One important aspect of respect at Toyota is time. It is considered disrespectful to let the worker wait. Assume the worker sets up an automatic process for twenty seconds, and then has to wait another thirty seconds while the process runs. This waiting time is considered disrespectful! You are wasting the time of the worker, and hence have no respect (okay… less respect) for the abilities of the worker.
Another important aspect of respect is safety. You should be able to provide a safe working environment for your people. Putting in the effort to protect the health of your people is definitely needed for respect.
Another important aspect is training. Having proper training can help people become better at what they do. Toyota puts a lot of effort into training, probably much more than many other companies.
There is also a host of general literature on leadership and how to deal with other people. One of the classics is How to Win Friends & Influence People by Dale Carnegie, but there are many more. Most of this literature focuses on interpersonal skills or management skills. This overlaps quite a lot but is not identical to respect for humanity.
One very important aspect that often falls short is listening. Listen to your people. Just being heard is a sign of respect, even if you cannot solve your people’s problems. Even better is active listening, where you occasionally ask some questions and stay engaged. Listen to people regardless of their hierarchy or importance. Don’t even think about automating this digitally (“They all can send me an email anytime, and I read it when I have time …”).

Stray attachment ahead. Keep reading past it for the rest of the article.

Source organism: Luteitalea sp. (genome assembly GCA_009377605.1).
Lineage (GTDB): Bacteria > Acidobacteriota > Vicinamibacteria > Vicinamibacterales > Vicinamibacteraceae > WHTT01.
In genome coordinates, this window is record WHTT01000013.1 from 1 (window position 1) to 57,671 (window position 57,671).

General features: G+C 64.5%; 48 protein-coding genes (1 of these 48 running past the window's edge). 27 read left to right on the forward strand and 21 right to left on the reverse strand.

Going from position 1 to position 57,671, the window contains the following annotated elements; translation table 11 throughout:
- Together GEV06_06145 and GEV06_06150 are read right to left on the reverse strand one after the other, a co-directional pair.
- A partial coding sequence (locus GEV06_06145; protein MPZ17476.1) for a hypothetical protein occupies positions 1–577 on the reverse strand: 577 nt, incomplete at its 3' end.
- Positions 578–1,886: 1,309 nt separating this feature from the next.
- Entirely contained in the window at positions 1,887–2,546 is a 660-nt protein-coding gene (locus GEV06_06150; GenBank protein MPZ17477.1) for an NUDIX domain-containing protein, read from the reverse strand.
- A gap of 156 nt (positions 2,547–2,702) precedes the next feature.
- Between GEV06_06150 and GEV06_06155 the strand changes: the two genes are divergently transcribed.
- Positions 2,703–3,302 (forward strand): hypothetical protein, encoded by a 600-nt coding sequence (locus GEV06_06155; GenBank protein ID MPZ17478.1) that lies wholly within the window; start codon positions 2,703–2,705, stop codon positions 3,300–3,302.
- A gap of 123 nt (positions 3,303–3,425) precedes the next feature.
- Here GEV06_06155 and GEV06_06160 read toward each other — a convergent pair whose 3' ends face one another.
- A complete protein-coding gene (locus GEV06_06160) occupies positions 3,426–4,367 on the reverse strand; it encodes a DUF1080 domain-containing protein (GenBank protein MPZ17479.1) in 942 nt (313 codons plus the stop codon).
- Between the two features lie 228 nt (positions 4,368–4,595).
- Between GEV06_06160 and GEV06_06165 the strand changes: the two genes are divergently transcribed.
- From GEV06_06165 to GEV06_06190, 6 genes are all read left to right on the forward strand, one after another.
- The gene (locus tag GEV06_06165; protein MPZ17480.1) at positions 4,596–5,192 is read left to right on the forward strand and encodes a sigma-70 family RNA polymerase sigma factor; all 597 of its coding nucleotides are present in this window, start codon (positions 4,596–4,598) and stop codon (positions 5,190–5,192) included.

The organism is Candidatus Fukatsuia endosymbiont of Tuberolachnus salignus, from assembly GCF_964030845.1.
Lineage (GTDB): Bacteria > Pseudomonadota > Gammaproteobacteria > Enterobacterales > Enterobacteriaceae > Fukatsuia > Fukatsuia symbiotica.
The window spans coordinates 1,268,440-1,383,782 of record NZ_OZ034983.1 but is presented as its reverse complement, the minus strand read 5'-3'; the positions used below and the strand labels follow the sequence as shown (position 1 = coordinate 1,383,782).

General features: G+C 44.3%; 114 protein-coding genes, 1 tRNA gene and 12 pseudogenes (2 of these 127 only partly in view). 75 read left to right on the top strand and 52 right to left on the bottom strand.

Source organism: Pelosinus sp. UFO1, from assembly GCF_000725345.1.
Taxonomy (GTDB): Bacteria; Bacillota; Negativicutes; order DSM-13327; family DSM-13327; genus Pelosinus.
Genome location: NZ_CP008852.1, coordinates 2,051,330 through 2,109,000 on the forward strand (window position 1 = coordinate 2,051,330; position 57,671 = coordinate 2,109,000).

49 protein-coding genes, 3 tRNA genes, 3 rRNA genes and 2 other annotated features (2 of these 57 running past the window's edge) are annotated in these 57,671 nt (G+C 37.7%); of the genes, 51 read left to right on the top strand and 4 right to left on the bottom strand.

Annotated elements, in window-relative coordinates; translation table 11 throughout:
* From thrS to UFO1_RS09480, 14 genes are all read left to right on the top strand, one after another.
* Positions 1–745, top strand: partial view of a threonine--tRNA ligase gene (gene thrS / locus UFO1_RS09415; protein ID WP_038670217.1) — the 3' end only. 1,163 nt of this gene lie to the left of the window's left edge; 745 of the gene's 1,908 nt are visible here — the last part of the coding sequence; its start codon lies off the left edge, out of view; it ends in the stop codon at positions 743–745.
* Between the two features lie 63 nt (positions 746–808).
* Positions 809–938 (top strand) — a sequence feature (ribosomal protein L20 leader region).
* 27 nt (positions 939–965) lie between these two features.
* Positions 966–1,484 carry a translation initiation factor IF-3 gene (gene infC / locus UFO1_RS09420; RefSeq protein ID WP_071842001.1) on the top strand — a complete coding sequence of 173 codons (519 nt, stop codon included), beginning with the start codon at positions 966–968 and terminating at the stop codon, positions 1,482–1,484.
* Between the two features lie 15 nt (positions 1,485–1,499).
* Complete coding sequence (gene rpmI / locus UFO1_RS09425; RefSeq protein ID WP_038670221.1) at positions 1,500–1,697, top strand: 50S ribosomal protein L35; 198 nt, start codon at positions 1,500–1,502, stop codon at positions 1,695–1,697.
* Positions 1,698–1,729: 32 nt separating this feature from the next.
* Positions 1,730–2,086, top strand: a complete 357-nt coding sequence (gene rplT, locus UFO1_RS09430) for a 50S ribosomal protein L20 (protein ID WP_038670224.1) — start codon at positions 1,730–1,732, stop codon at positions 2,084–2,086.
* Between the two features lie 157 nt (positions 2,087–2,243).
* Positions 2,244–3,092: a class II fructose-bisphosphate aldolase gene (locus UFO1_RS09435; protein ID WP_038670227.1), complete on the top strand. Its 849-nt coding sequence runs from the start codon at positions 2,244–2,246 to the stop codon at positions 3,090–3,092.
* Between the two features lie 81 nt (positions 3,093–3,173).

Try to avoid blaming others. I know, blaming others is a favorite pastime in many companies, but it wastes a lot of energy and it does not generate respect. While I was at Toyota, I was never blamed for anything. and rarely was anybody else. When I worked for other companies in Europe, not a week went by without someone trying to blame me (or anybody else but them) for something.
And this should be obvious: no lying or cheating. Respect is a lot about trust, and you can neither trust nor respect someone who cheats.
In my next post I will go into more detail on why respect for people is so difficult. I will also show you one tool that I think can really help. And since I hate cliffhangers just to keep you suspended, this tool is feedback. But now you must come back and read the next article too! In the meantime, go out, respect humanity by actions and not by words, and organize your industry!
- Respect for People – Introduction
- Respect for People – Why and How
- Respect for People – It’s Difficult…
Other Good Articles on Respect for People
I am not the only one writing about respect. Here are some other online articles that I found useful:
- Michel Baudin “This “respect for people stuff””
- Michel Baudin More on Toyota’s “Respect for Humanity”
- Mark Grabham “Toyota, Respect for People (or “Humanity”) and Lean“
P.S.: These blog posts are based on a question by Mário Puccini Coelho. Thanks for asking 🙂